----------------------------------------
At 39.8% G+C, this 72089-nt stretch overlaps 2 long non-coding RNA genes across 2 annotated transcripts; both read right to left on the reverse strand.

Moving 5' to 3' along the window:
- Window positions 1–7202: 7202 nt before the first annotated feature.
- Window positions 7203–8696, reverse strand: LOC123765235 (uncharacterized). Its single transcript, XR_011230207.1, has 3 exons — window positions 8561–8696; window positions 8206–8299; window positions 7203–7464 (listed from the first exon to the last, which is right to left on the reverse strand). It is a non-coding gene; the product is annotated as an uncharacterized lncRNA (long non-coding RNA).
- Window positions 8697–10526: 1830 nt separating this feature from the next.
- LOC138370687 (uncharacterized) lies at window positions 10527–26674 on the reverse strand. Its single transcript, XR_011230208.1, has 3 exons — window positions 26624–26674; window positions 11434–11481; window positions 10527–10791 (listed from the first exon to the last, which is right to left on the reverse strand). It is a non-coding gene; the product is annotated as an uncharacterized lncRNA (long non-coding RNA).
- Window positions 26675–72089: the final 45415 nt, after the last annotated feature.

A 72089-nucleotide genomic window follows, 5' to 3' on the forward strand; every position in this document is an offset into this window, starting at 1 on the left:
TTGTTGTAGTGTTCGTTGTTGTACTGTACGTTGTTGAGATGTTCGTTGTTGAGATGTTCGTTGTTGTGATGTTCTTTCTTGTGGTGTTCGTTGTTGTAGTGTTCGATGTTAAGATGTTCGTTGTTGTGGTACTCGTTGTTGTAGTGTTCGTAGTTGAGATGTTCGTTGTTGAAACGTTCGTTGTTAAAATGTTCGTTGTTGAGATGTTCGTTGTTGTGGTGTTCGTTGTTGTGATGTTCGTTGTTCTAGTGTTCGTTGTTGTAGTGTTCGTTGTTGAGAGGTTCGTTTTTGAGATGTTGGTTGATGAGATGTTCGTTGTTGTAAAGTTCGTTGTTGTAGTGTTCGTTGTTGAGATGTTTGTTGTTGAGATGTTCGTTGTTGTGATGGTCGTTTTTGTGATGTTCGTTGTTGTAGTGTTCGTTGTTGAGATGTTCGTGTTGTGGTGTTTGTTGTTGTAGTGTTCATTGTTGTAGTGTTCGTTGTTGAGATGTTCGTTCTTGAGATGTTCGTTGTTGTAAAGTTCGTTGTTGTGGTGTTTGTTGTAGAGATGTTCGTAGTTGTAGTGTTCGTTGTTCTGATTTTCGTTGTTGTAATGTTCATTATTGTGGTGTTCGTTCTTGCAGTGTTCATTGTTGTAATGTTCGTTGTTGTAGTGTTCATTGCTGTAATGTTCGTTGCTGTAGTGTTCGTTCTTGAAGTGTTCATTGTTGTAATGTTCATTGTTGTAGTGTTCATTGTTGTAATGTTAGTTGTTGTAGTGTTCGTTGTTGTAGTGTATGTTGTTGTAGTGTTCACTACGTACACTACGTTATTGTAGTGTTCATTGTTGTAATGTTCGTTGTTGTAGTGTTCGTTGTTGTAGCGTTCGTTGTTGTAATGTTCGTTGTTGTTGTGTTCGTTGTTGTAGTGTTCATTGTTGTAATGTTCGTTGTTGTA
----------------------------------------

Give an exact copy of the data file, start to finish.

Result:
At 39.8% G+C, this 72089-nt stretch overlaps 2 long non-coding RNA genes across 2 annotated transcripts; both read right to left on the reverse strand.

Moving 5' to 3' along the window:
- Window positions 1–7202: 7202 nt before the first annotated feature.
- Window positions 7203–8696, reverse strand: LOC123765235 (uncharacterized). Its single transcript, XR_011230207.1, has 3 exons — window positions 8561–8696; window positions 8206–8299; window positions 7203–7464 (listed from the first exon to the last, which is right to left on the reverse strand). It is a non-coding gene; the product is annotated as an uncharacterized lncRNA (long non-coding RNA).
- Window positions 8697–10526: 1830 nt separating this feature from the next.
- LOC138370687 (uncharacterized) lies at window positions 10527–26674 on the reverse strand. Its single transcript, XR_011230208.1, has 3 exons — window positions 26624–26674; window positions 11434–11481; window positions 10527–10791 (listed from the first exon to the last, which is right to left on the reverse strand). It is a non-coding gene; the product is annotated as an uncharacterized lncRNA (long non-coding RNA).
- Window positions 26675–72089: the final 45415 nt, after the last annotated feature.

A 72089-nucleotide genomic window follows, 5' to 3' on the forward strand; every position in this document is an offset into this window, starting at 1 on the left:
TTGTTGTAGTGTTCGTTGTTGTACTGTACGTTGTTGAGATGTTCGTTGTTGAGATGTTCGTTGTTGTGATGTTCTTTCTTGTGGTGTTCGTTGTTGTAGTGTTCGATGTTAAGATGTTCGTTGTTGTGGTACTCGTTGTTGTAGTGTTCGTAGTTGAGATGTTCGTTGTTGAAACGTTCGTTGTTAAAATGTTCGTTGTTGAGATGTTCGTTGTTGTGGTGTTCGTTGTTGTGATGTTCGTTGTTCTAGTGTTCGTTGTTGTAGTGTTCGTTGTTGAGAGGTTCGTTTTTGAGATGTTGGTTGATGAGATGTTCGTTGTTGTAAAGTTCGTTGTTGTAGTGTTCGTTGTTGAGATGTTTGTTGTTGAGATGTTCGTTGTTGTGATGGTCGTTTTTGTGATGTTCGTTGTTGTAGTGTTCGTTGTTGAGATGTTCGTGTTGTGGTGTTTGTTGTTGTAGTGTTCATTGTTGTAGTGTTCGTTGTTGAGATGTTCGTTCTTGAGATGTTCGTTGTTGTAAAGTTCGTTGTTGTGGTGTTTGTTGTAGAGATGTTCGTAGTTGTAGTGTTCGTTGTTCTGATTTTCGTTGTTGTAATGTTCATTATTGTGGTGTTCGTTCTTGCAGTGTTCATTGTTGTAATGTTCGTTGTTGTAGTGTTCATTGCTGTAATGTTCGTTGCTGTAGTGTTCGTTCTTGAAGTGTTCATTGTTGTAATGTTCATTGTTGTAGTGTTCATTGTTGTAATGTTAGTTGTTGTAGTGTTCGTTGTTGTAGTGTATGTTGTTGTAGTGTTCACTACGTACACTACGTTATTGTAGTGTTCATTGTTGTAATGTTCGTTGTTGTAGTGTTCGTTGTTGTAGCGTTCGTTGTTGTAATGTTCGTTGTTGTTGTGTTCGTTGTTGTAGTGTTCATTGTTGTAATGTTCGTTGTTGTA